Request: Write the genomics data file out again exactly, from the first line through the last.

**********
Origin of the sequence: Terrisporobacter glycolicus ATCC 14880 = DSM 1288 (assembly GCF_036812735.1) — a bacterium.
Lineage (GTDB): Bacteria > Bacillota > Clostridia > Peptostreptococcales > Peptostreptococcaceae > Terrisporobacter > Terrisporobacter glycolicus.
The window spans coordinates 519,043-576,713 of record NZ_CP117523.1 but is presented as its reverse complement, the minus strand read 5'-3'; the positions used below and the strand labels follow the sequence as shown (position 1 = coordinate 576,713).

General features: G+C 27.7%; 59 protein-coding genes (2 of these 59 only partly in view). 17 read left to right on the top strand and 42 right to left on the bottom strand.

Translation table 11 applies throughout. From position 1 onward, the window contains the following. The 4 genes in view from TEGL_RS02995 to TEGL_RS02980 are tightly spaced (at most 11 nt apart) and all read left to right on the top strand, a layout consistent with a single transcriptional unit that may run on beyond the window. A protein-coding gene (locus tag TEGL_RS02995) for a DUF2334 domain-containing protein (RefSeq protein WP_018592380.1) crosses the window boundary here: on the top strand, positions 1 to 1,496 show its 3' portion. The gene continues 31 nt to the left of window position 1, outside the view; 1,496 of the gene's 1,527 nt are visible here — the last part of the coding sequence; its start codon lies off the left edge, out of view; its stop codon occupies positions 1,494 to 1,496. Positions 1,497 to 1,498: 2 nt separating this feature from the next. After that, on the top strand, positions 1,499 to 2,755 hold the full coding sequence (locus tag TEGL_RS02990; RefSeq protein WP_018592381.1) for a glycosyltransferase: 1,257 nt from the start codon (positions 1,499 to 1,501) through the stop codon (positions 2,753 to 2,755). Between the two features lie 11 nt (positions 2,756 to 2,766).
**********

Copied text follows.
Origin of the sequence: Terrisporobacter glycolicus ATCC 14880 = DSM 1288 (assembly GCF_036812735.1) — a bacterium.
Lineage (GTDB): Bacteria > Bacillota > Clostridia > Peptostreptococcales > Peptostreptococcaceae > Terrisporobacter > Terrisporobacter glycolicus.
The window spans coordinates 519,043-576,713 of record NZ_CP117523.1 but is presented as its reverse complement, the minus strand read 5'-3'; the positions used below and the strand labels follow the sequence as shown (position 1 = coordinate 576,713).

General features: G+C 27.7%; 59 protein-coding genes (2 of these 59 only partly in view). 17 read left to right on the top strand and 42 right to left on the bottom strand.

Translation table 11 applies throughout. From position 1 onward, the window contains the following. The 4 genes in view from TEGL_RS02995 to TEGL_RS02980 are tightly spaced (at most 11 nt apart) and all read left to right on the top strand, a layout consistent with a single transcriptional unit that may run on beyond the window. A protein-coding gene (locus tag TEGL_RS02995) for a DUF2334 domain-containing protein (RefSeq protein WP_018592380.1) crosses the window boundary here: on the top strand, positions 1 to 1,496 show its 3' portion. The gene continues 31 nt to the left of window position 1, outside the view; 1,496 of the gene's 1,527 nt are visible here — the last part of the coding sequence; its start codon lies off the left edge, out of view; its stop codon occupies positions 1,494 to 1,496. Positions 1,497 to 1,498: 2 nt separating this feature from the next. After that, on the top strand, positions 1,499 to 2,755 hold the full coding sequence (locus tag TEGL_RS02990; RefSeq protein WP_018592381.1) for a glycosyltransferase: 1,257 nt from the start codon (positions 1,499 to 1,501) through the stop codon (positions 2,753 to 2,755). Between the two features lie 11 nt (positions 2,756 to 2,766).